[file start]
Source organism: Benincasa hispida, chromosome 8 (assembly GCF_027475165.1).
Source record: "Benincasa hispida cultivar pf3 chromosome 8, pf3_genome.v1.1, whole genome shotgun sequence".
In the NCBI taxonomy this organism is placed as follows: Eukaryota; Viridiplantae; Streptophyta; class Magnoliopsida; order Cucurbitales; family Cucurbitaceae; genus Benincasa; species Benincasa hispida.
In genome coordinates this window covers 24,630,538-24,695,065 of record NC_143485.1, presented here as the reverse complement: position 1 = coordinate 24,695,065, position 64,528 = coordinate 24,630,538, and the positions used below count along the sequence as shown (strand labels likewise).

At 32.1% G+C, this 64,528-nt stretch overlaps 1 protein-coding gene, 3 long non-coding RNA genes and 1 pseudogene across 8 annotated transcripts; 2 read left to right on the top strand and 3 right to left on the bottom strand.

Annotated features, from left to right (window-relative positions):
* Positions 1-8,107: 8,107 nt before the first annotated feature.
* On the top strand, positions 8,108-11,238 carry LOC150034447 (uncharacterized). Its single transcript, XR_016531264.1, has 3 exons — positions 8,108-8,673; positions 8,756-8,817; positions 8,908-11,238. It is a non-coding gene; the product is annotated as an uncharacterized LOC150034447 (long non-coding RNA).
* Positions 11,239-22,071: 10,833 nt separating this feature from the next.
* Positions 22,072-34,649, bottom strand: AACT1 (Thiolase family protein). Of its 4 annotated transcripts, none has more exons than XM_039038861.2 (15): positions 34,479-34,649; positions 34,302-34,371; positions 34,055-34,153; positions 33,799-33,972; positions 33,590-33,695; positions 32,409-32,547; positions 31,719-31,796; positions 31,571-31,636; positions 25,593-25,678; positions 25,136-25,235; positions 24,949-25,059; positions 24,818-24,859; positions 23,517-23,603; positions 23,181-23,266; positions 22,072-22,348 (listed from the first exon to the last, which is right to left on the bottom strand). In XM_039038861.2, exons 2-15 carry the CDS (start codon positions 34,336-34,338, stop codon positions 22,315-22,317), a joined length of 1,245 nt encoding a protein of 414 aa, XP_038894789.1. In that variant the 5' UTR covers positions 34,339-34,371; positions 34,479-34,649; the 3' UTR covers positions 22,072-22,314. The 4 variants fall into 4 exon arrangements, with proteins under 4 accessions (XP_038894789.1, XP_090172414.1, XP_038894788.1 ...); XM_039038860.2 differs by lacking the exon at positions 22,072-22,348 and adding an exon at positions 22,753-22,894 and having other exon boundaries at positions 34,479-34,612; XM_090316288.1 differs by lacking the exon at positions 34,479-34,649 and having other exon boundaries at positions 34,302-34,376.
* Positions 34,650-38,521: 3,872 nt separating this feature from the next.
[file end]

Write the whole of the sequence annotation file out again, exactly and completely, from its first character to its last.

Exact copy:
Source organism: Benincasa hispida, chromosome 8 (assembly GCF_027475165.1).
Source record: "Benincasa hispida cultivar pf3 chromosome 8, pf3_genome.v1.1, whole genome shotgun sequence".
In the NCBI taxonomy this organism is placed as follows: Eukaryota; Viridiplantae; Streptophyta; class Magnoliopsida; order Cucurbitales; family Cucurbitaceae; genus Benincasa; species Benincasa hispida.
In genome coordinates this window covers 24,630,538-24,695,065 of record NC_143485.1, presented here as the reverse complement: position 1 = coordinate 24,695,065, position 64,528 = coordinate 24,630,538, and the positions used below count along the sequence as shown (strand labels likewise).

At 32.1% G+C, this 64,528-nt stretch overlaps 1 protein-coding gene, 3 long non-coding RNA genes and 1 pseudogene across 8 annotated transcripts; 2 read left to right on the top strand and 3 right to left on the bottom strand.

Annotated features, from left to right (window-relative positions):
* Positions 1-8,107: 8,107 nt before the first annotated feature.
* On the top strand, positions 8,108-11,238 carry LOC150034447 (uncharacterized). Its single transcript, XR_016531264.1, has 3 exons — positions 8,108-8,673; positions 8,756-8,817; positions 8,908-11,238. It is a non-coding gene; the product is annotated as an uncharacterized LOC150034447 (long non-coding RNA).
* Positions 11,239-22,071: 10,833 nt separating this feature from the next.
* Positions 22,072-34,649, bottom strand: AACT1 (Thiolase family protein). Of its 4 annotated transcripts, none has more exons than XM_039038861.2 (15): positions 34,479-34,649; positions 34,302-34,371; positions 34,055-34,153; positions 33,799-33,972; positions 33,590-33,695; positions 32,409-32,547; positions 31,719-31,796; positions 31,571-31,636; positions 25,593-25,678; positions 25,136-25,235; positions 24,949-25,059; positions 24,818-24,859; positions 23,517-23,603; positions 23,181-23,266; positions 22,072-22,348 (listed from the first exon to the last, which is right to left on the bottom strand). In XM_039038861.2, exons 2-15 carry the CDS (start codon positions 34,336-34,338, stop codon positions 22,315-22,317), a joined length of 1,245 nt encoding a protein of 414 aa, XP_038894789.1. In that variant the 5' UTR covers positions 34,339-34,371; positions 34,479-34,649; the 3' UTR covers positions 22,072-22,314. The 4 variants fall into 4 exon arrangements, with proteins under 4 accessions (XP_038894789.1, XP_090172414.1, XP_038894788.1 ...); XM_039038860.2 differs by lacking the exon at positions 22,072-22,348 and adding an exon at positions 22,753-22,894 and having other exon boundaries at positions 34,479-34,612; XM_090316288.1 differs by lacking the exon at positions 34,479-34,649 and having other exon boundaries at positions 34,302-34,376.
* Positions 34,650-38,521: 3,872 nt separating this feature from the next.